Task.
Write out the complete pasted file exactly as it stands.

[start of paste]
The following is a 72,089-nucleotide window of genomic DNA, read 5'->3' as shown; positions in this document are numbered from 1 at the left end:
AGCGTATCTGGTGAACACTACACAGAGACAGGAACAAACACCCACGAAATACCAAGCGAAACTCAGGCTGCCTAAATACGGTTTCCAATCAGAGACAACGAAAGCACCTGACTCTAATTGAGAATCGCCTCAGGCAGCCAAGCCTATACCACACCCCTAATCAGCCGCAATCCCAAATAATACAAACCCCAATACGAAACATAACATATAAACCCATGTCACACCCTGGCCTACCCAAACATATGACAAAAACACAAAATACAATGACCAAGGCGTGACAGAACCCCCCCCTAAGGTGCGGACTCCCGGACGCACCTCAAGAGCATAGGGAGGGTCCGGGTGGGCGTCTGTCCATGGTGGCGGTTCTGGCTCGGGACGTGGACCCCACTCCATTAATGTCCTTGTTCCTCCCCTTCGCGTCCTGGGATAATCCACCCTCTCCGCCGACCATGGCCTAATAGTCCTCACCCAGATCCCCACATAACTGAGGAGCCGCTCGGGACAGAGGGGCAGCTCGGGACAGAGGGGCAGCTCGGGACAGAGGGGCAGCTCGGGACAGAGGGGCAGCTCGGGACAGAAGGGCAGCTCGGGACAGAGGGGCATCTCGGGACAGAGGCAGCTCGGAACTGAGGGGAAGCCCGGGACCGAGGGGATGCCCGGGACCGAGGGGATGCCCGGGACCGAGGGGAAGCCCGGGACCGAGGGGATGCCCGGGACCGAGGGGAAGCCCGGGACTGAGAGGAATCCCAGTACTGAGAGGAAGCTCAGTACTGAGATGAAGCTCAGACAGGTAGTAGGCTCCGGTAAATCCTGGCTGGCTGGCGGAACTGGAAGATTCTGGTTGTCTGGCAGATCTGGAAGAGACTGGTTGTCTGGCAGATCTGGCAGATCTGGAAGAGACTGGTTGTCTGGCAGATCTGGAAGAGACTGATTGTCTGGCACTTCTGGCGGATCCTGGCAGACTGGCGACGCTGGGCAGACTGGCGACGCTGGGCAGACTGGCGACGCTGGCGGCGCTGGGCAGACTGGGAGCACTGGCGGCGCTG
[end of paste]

The following is a 72,089-nucleotide window of genomic DNA, read 5'->3' as shown; positions in this document are numbered from 1 at the left end:
AGCGTATCTGGTGAACACTACACAGAGACAGGAACAAACACCCACGAAATACCAAGCGAAACTCAGGCTGCCTAAATACGGTTTCCAATCAGAGACAACGAAAGCACCTGACTCTAATTGAGAATCGCCTCAGGCAGCCAAGCCTATACCACACCCCTAATCAGCCGCAATCCCAAATAATACAAACCCCAATACGAAACATAACATATAAACCCATGTCACACCCTGGCCTACCCAAACATATGACAAAAACACAAAATACAATGACCAAGGCGTGACAGAACCCCCCCCTAAGGTGCGGACTCCCGGACGCACCTCAAGAGCATAGGGAGGGTCCGGGTGGGCGTCTGTCCATGGTGGCGGTTCTGGCTCGGGACGTGGACCCCACTCCATTAATGTCCTTGTTCCTCCCCTTCGCGTCCTGGGATAATCCACCCTCTCCGCCGACCATGGCCTAATAGTCCTCACCCAGATCCCCACATAACTGAGGAGCCGCTCGGGACAGAGGGGCAGCTCGGGACAGAGGGGCAGCTCGGGACAGAGGGGCAGCTCGGGACAGAGGGGCAGCTCGGGACAGAAGGGCAGCTCGGGACAGAGGGGCATCTCGGGACAGAGGCAGCTCGGAACTGAGGGGAAGCCCGGGACCGAGGGGATGCCCGGGACCGAGGGGATGCCCGGGACCGAGGGGAAGCCCGGGACCGAGGGGATGCCCGGGACCGAGGGGAAGCCCGGGACTGAGAGGAATCCCAGTACTGAGAGGAAGCTCAGTACTGAGATGAAGCTCAGACAGGTAGTAGGCTCCGGTAAATCCTGGCTGGCTGGCGGAACTGGAAGATTCTGGTTGTCTGGCAGATCTGGAAGAGACTGGTTGTCTGGCAGATCTGGCAGATCTGGAAGAGACTGGTTGTCTGGCAGATCTGGAAGAGACTGATTGTCTGGCACTTCTGGCGGATCCTGGCAGACTGGCGACGCTGGGCAGACTGGCGACGCTGGGCAGACTGGCGACGCTGGCGGCGCTGGGCAGACTGGGAGCACTGGCGGCGCTG